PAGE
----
Michigan Fresh: Using, Storing, and Preserving Onions (HNI24)

Learn to preserve and store Michigan onions to enjoy them year round. Michigan green onions are available June through September. The other onions are available August through January.


Using, Storing and Preserving Onions

Recommended varieties 

  • White sweet:  Candy and Walla Walla, Sweet Spanish. 
  • Red Sweet:  Cabernet. 
  • Small:  Crystal Wax.
  • Varieties for storage:  Pontiac and Spartan Banner.

Storage and food safety

Onions for fresh use can be harvested at any time during their growth. Bulb onions store best in cool, dry storage. For dry storage, remove the dry tops to within 1to 3 inches from the top of the bulb.  Remove any loose dirt and trim the roots.  Leave the outer protective dry skin in place around the bulb.   In cool, dry storage with temperatures between 35 and 55 degrees F. and a relative humidity of 50 to 60 percent, the onions should store for 1 to 8 months.


1 bunch (5-8) green onions with tops = 1 cup sliced
1 small white or yellow onion (3 oz.) chopped = 1/3 to 1/2 cup
1 medium white or yellow onion (4-5 oz.) chopped = 1/2 to 2/3 cup
2 large white or yellow onions or 3 medium (1 lb.) = 2 to 2 1/2 cups chopped

How to Preserve


Preparation:  Choose mature bulbs and clean as though the bulb was going to be eaten.

Blanch in boiling water whole mature bulbs for 3 to 7 minutes or until the center is heated.  Cool immediately, drain, and package.  If using a rigid container, leave ½ inch headspace.  Seal, label, and freeze onions.  The onions will be suitable only for cooking.

If chopped onions are to be frozen, they do not need to be blanched.  Simply chop the onions into desired amounts, seal, label, and freeze in rigid containers or plastic freezer bags.  The onions will be suitable only for cooking.

Green onions: Young green onions may be chopped for salads and sandwiches and frozen without blanching, but after thawing they will not be crisp and may be slightly tough.  Freezing the onions will intensify the flavor.

Onion rings:  Wash, peel, and slice onions.  Separate the rings.  Blanch in boiling water for 10 to 15 seconds.  Cool immediately, drain, and coat with flour.  Next, dip in milk.  Coat the onion rings with a mixture of equal parts cornmeal and pancake mix.  Arrange as a single layer on a cookie sheet.  Freeze.  Then pack the rings in layers in rigid containers, using plastic wrap to separate the layers.  Seal the containers, label, and freeze.  To prepare, fry frozen rings in hot oil (375 degrees F) until they are golden brown.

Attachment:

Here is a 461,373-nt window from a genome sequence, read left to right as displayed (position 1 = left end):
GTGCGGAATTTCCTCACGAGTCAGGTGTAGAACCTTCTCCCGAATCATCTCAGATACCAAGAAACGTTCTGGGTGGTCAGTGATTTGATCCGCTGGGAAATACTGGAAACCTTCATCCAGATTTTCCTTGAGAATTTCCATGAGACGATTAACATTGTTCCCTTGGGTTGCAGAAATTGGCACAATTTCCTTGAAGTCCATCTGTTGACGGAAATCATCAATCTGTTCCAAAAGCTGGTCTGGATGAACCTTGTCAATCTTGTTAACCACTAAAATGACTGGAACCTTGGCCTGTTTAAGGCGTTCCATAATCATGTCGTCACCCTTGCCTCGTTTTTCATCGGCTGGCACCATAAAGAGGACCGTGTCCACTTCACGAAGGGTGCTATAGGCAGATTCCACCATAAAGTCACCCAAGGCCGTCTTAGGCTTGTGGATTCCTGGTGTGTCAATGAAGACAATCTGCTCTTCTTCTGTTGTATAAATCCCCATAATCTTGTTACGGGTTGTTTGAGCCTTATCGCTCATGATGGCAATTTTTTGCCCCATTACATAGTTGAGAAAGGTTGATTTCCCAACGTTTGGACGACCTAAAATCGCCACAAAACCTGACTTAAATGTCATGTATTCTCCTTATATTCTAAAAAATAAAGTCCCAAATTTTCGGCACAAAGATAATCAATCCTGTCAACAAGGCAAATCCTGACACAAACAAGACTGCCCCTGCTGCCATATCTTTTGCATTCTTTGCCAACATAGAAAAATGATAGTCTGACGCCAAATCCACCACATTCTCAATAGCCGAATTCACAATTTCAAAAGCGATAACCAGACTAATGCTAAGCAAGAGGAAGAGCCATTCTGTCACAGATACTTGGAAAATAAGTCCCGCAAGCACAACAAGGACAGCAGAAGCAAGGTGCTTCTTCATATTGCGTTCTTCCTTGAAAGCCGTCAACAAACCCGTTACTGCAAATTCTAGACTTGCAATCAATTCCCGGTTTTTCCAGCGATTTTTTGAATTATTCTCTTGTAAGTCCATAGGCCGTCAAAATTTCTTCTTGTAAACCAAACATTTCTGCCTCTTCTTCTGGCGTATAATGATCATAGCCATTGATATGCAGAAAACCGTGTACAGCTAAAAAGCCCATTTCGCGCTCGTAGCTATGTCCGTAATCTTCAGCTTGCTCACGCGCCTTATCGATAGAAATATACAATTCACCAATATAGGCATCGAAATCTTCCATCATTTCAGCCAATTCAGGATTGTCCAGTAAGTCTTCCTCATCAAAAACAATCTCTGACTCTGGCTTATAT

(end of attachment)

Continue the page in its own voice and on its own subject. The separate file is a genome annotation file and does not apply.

Note:  after 3 to 6 months at 0 degrees F, onions tend to lose their flavor.


Food safety tip:  Onions MUST be pressure canned for a specific period of time to avoid the potential of the food-borne illness botulism.

Hot Pack: Select onions of 1-inch diameter or less.  Wash and peel the onions.  Cover the onions with boiling water; bring to a boil.  Boil the onions for 5 minutes.  Pack the hot onions into clean hot jars, leaving 1-inch headspace.  If desired, add ½ teaspoon of salt to pints, 1 teaspoon of salt to quarts. Remove air bubbles.  Wipe jar rims.  Adjust lids and process. Onions are best if consumed within 12 months.

Recommended process time for onions in a dial-gauge pressure canner at different altitudes.

Jar size Process time (min.) 0-2,000 ft. 2,001-4,000 ft. 4,001-6,000 ft. 6,000-8,000 ft.
Pints 40  11 12 13 14
Quarts 40 11 12 13 14

Recommended process time for onions in a weighted-gauge pressure canner at different altitudes.

Jar Size Process time (min.) 0-1,000 ft. Above 1,000 ft.
Pints  40 10 15
Quarts 40 10  15

For pickled onion recipes see:

  • The USDA Complete Home Canning Guide, 2009 revision.
  • So Easy to Preserve, 2006, bulletin 989, University of Georgia Extension.


  • How Much Should I Buy?  Michigan State University Extension.
  • Andress, Elizabeth and Judy A. Harrison. So Easy to Preserve. Bulletin 989, 6th edition. Cooperative Extension University of Georgia, 2014.
  • Wisconsin Safe Food Preservation Series, University of Wisconsin Extension.

More information

Prepared by: Christine Venema MSU Extension educator

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